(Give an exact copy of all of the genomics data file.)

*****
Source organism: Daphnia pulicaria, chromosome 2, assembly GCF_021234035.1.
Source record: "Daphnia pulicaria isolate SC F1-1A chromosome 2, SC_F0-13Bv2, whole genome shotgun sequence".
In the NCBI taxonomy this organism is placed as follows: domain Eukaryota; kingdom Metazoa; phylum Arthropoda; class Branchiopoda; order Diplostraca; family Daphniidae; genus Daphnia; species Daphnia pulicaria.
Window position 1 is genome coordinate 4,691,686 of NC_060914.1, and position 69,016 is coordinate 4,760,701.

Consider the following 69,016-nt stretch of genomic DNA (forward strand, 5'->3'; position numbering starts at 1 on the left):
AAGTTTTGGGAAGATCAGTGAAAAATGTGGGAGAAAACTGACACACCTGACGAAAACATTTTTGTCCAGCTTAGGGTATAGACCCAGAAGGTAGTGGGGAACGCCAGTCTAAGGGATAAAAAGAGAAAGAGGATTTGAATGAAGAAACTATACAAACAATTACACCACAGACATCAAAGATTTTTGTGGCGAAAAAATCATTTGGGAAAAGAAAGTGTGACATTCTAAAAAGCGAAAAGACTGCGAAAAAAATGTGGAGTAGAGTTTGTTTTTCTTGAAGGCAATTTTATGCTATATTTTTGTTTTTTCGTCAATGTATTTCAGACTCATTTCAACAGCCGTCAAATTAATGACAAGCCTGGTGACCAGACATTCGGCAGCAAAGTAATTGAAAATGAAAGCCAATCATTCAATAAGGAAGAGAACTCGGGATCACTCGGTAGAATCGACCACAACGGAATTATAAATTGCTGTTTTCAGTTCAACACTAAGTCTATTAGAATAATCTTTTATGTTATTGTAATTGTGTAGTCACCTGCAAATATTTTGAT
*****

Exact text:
Source organism: Daphnia pulicaria, chromosome 2, assembly GCF_021234035.1.
Source record: "Daphnia pulicaria isolate SC F1-1A chromosome 2, SC_F0-13Bv2, whole genome shotgun sequence".
In the NCBI taxonomy this organism is placed as follows: domain Eukaryota; kingdom Metazoa; phylum Arthropoda; class Branchiopoda; order Diplostraca; family Daphniidae; genus Daphnia; species Daphnia pulicaria.
Window position 1 is genome coordinate 4,691,686 of NC_060914.1, and position 69,016 is coordinate 4,760,701.

Consider the following 69,016-nt stretch of genomic DNA (forward strand, 5'->3'; position numbering starts at 1 on the left):
AAGTTTTGGGAAGATCAGTGAAAAATGTGGGAGAAAACTGACACACCTGACGAAAACATTTTTGTCCAGCTTAGGGTATAGACCCAGAAGGTAGTGGGGAACGCCAGTCTAAGGGATAAAAAGAGAAAGAGGATTTGAATGAAGAAACTATACAAACAATTACACCACAGACATCAAAGATTTTTGTGGCGAAAAAATCATTTGGGAAAAGAAAGTGTGACATTCTAAAAAGCGAAAAGACTGCGAAAAAAATGTGGAGTAGAGTTTGTTTTTCTTGAAGGCAATTTTATGCTATATTTTTGTTTTTTCGTCAATGTATTTCAGACTCATTTCAACAGCCGTCAAATTAATGACAAGCCTGGTGACCAGACATTCGGCAGCAAAGTAATTGAAAATGAAAGCCAATCATTCAATAAGGAAGAGAACTCGGGATCACTCGGTAGAATCGACCACAACGGAATTATAAATTGCTGTTTTCAGTTCAACACTAAGTCTATTAGAATAATCTTTTATGTTATTGTAATTGTGTAGTCACCTGCAAATATTTTGAT